Whenever a new client comes to my spa, I always ask them how they found me. Although the answers vary, it’s most often one of these…
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Another question I always ask is why they were searching for a new esthetician. The most common answer I hear to that is that they just moved into the area, or their esthetician moved away.
But in a recent week, I had two new clients find me, and when I asked them these questions, I was taken aback by their answers.
Both of these unrelated clients told me they ultimately found me because their last esthetician made them feel really bad about their skin.
I asked for a bit more information from each of them, and I want to share what I heard and why I think this happened.
In the first situation, the esthetician was trying to encourage the client to spend more money with her by making her feel insecure about her skin. In this case, she tripped up by using fear rather than education.
In the second situation, the esthetician was trying to show how knowledgeable she was by telling the client that using her specific approach would create amazing results for her inflamed skin and cystic acne. Now, this alone wouldn’t have been the worst but, this particular client is 30-years old and just finished aggressive treatment for breast cancer. Understandably, she had valid concerns about what she used on her skin. When asked, the esthetician wouldn’t tell her what “herbs” she was using on her, but instead said to her, “trust me, they are going to make you look younger.”
This client didn’t want to “look younger,” she wanted to soothe and calm her post-chemo inflamed skin. This is a great example of what can happen when we don’t actively listen to what a client wants and needs. We can end up insulting and alienating them.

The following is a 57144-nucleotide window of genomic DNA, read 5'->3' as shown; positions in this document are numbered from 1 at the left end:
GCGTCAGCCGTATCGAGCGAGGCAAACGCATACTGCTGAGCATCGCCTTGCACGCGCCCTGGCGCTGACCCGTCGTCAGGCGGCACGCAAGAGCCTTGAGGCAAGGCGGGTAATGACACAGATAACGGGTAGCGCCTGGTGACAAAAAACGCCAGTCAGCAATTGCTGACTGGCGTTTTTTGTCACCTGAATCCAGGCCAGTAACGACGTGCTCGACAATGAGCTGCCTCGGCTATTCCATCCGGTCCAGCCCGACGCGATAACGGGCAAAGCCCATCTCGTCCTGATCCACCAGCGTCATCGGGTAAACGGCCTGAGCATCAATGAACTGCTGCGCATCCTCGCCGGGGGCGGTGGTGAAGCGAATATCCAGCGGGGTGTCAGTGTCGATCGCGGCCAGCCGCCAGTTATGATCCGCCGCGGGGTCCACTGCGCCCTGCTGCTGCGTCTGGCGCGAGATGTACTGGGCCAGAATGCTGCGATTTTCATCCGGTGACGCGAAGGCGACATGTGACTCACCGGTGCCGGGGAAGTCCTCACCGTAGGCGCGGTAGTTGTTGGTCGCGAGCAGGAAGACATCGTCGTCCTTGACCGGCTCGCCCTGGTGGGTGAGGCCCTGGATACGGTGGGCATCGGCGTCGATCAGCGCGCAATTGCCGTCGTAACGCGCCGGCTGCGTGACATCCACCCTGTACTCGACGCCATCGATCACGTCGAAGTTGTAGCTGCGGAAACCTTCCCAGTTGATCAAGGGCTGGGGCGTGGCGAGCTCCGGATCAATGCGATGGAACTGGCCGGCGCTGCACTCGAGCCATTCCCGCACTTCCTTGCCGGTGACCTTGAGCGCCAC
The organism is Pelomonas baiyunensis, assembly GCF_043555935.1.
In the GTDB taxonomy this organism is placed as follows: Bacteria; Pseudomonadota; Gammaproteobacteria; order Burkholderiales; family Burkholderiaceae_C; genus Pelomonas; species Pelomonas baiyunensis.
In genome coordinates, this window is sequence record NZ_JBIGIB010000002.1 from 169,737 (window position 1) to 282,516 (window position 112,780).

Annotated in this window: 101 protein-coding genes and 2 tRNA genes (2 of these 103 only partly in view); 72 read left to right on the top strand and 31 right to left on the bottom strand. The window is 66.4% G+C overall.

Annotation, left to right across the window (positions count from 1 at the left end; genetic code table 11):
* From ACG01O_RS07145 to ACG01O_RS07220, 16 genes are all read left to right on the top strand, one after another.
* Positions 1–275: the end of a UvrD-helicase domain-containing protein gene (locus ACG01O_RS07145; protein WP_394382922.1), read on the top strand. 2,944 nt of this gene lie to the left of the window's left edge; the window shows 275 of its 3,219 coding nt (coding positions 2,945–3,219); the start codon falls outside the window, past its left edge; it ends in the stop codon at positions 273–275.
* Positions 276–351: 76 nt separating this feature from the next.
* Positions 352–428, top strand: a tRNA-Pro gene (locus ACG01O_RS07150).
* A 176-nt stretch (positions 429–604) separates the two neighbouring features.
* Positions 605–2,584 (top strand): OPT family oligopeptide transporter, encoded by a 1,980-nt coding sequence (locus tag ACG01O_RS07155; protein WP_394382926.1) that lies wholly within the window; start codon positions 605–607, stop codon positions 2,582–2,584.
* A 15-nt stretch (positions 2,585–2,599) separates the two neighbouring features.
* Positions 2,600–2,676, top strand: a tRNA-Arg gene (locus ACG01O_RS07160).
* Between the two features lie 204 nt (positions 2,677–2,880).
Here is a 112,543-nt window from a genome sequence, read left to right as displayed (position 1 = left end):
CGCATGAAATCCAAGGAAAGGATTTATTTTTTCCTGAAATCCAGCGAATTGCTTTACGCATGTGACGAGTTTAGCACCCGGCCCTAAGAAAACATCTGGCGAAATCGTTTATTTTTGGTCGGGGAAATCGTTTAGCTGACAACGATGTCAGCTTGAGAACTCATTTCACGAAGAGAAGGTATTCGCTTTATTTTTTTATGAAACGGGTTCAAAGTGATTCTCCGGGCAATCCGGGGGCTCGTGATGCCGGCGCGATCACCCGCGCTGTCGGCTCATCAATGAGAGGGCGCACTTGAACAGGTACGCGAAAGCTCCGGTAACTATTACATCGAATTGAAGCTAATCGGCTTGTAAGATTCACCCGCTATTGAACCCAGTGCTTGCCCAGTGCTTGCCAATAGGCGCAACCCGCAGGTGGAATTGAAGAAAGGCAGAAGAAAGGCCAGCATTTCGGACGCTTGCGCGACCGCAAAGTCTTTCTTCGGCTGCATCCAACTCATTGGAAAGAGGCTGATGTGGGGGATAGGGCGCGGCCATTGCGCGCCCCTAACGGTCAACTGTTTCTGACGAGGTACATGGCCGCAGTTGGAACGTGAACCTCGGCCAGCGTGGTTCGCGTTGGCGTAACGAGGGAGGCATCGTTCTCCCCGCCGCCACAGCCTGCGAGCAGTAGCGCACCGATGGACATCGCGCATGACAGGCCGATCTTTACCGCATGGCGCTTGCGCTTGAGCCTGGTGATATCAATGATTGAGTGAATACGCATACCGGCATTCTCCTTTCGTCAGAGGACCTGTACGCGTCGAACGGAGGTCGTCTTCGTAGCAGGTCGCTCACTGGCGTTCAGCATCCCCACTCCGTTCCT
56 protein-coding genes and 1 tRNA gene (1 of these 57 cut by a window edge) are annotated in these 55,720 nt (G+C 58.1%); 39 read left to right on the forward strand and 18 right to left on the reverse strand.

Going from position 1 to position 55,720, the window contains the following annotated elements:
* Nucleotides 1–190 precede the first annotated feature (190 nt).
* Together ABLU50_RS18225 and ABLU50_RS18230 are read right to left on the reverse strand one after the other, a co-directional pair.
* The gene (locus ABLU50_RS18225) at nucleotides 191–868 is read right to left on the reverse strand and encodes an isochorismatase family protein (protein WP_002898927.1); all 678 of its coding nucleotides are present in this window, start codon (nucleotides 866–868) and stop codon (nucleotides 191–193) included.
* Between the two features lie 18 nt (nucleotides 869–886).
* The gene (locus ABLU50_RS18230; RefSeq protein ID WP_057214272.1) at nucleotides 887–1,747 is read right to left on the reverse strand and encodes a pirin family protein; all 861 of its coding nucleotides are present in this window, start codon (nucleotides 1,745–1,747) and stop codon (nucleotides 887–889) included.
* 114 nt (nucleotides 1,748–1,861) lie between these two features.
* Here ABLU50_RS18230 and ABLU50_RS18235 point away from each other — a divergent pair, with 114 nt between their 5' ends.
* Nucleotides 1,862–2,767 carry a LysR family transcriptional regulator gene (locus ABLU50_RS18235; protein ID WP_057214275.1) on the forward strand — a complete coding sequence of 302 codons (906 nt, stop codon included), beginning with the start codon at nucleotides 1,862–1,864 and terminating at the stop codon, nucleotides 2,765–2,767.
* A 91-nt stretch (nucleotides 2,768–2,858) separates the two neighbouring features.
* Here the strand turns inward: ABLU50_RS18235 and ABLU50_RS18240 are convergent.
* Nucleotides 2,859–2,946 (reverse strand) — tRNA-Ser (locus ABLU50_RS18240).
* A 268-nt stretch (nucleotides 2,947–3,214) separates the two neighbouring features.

This made me sad.
After actively listening to each story, I simply said, “I am sorry you felt this way and I will do whatever I can to help you look and feel beautiful.”
What a bummer that someone had to leave a beauty biz practitioner feeling self-conscious instead of feeling beautiful.
It made me even more aware of how we, as beauty biz practitioners, need to approach clients with social etiquette and emotional intelligence.
What do I mean by that?
Social Etiquette is a code of polite and professional conduct. If you pay close attention to this and fine-tune it, you are less apt to offend others and more likely to build client loyalty.
Emotional Intelligence is the ability to identify how you can best support the emotional needs of others.
The truth is that nobody is perfect, and there is always room for improvement. We can all do better by performing an occasional ego check and working daily to improve upon our treatment room etiquette.
How do you improve upon your success skills such as social etiquette and emotional intelligence?
You start by using beauty biz empathy. This is the ability to see a situation through someone else’s circumstances or condition and approach it with a combination of kindness, professionalism, and result-based offerings.
“Empathy represents the foundation skill for all social competencies important for work.” -Daniel Goleman
And of course, you always want to use kind, supportive words keeping in mind how you would want to be spoken to if you were in the same situation.
We want to make clients feel beautiful inside and out.
So, I hope this opens a new level of awareness and a yearning inside of you as it did for me. Meeting and listening to these two new clients triggered something deep within me that made me want to show up and do better for my clients.
Here’s the book I chose to help support me along my new empathy journey, Mirroring People: The Science of Empathy and How We Connect with Others. Perhaps you will find it helpful too.
A finalist for American Spa Magazine’s 2017 Women in Wellness Mentor of the Year, Lori Crete is a highly sought after industry expert and licensed celebrity esthetician. Owner of Southern California’s Spa 10, she is also the founder of The Beauty Biz Club™, a success-based society dedicated to helping beauty practitioners around the world fill their schedule, increase profits and break through to the 6-figure mark.
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